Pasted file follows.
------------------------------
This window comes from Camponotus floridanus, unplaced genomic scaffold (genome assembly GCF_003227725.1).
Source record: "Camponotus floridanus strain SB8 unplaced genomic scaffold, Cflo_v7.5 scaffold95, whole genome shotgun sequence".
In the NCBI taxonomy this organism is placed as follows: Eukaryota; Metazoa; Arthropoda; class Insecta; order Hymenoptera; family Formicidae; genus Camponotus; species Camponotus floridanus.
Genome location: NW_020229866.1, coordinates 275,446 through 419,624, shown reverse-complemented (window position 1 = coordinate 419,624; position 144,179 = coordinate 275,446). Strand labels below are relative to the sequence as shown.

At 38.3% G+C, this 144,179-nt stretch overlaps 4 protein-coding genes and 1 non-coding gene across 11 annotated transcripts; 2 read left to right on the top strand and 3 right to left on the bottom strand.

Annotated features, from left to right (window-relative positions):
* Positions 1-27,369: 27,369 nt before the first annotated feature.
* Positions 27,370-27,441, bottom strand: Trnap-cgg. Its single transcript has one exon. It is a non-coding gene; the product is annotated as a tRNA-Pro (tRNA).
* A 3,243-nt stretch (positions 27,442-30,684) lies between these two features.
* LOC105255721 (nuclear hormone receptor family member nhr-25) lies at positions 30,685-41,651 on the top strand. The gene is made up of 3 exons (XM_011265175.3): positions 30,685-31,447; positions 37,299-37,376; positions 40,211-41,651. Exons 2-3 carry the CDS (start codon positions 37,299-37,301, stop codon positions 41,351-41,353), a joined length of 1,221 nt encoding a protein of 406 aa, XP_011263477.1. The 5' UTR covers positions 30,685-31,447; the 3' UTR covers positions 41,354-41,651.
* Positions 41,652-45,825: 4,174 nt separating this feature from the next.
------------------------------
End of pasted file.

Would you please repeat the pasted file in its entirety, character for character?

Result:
This window comes from Camponotus floridanus, unplaced genomic scaffold (genome assembly GCF_003227725.1).
Source record: "Camponotus floridanus strain SB8 unplaced genomic scaffold, Cflo_v7.5 scaffold95, whole genome shotgun sequence".
In the NCBI taxonomy this organism is placed as follows: Eukaryota; Metazoa; Arthropoda; class Insecta; order Hymenoptera; family Formicidae; genus Camponotus; species Camponotus floridanus.
Genome location: NW_020229866.1, coordinates 275,446 through 419,624, shown reverse-complemented (window position 1 = coordinate 419,624; position 144,179 = coordinate 275,446). Strand labels below are relative to the sequence as shown.

At 38.3% G+C, this 144,179-nt stretch overlaps 4 protein-coding genes and 1 non-coding gene across 11 annotated transcripts; 2 read left to right on the top strand and 3 right to left on the bottom strand.

Annotated features, from left to right (window-relative positions):
* Positions 1-27,369: 27,369 nt before the first annotated feature.
* Positions 27,370-27,441, bottom strand: Trnap-cgg. Its single transcript has one exon. It is a non-coding gene; the product is annotated as a tRNA-Pro (tRNA).
* A 3,243-nt stretch (positions 27,442-30,684) lies between these two features.
* LOC105255721 (nuclear hormone receptor family member nhr-25) lies at positions 30,685-41,651 on the top strand. The gene is made up of 3 exons (XM_011265175.3): positions 30,685-31,447; positions 37,299-37,376; positions 40,211-41,651. Exons 2-3 carry the CDS (start codon positions 37,299-37,301, stop codon positions 41,351-41,353), a joined length of 1,221 nt encoding a protein of 406 aa, XP_011263477.1. The 5' UTR covers positions 30,685-31,447; the 3' UTR covers positions 41,354-41,651.
* Positions 41,652-45,825: 4,174 nt separating this feature from the next.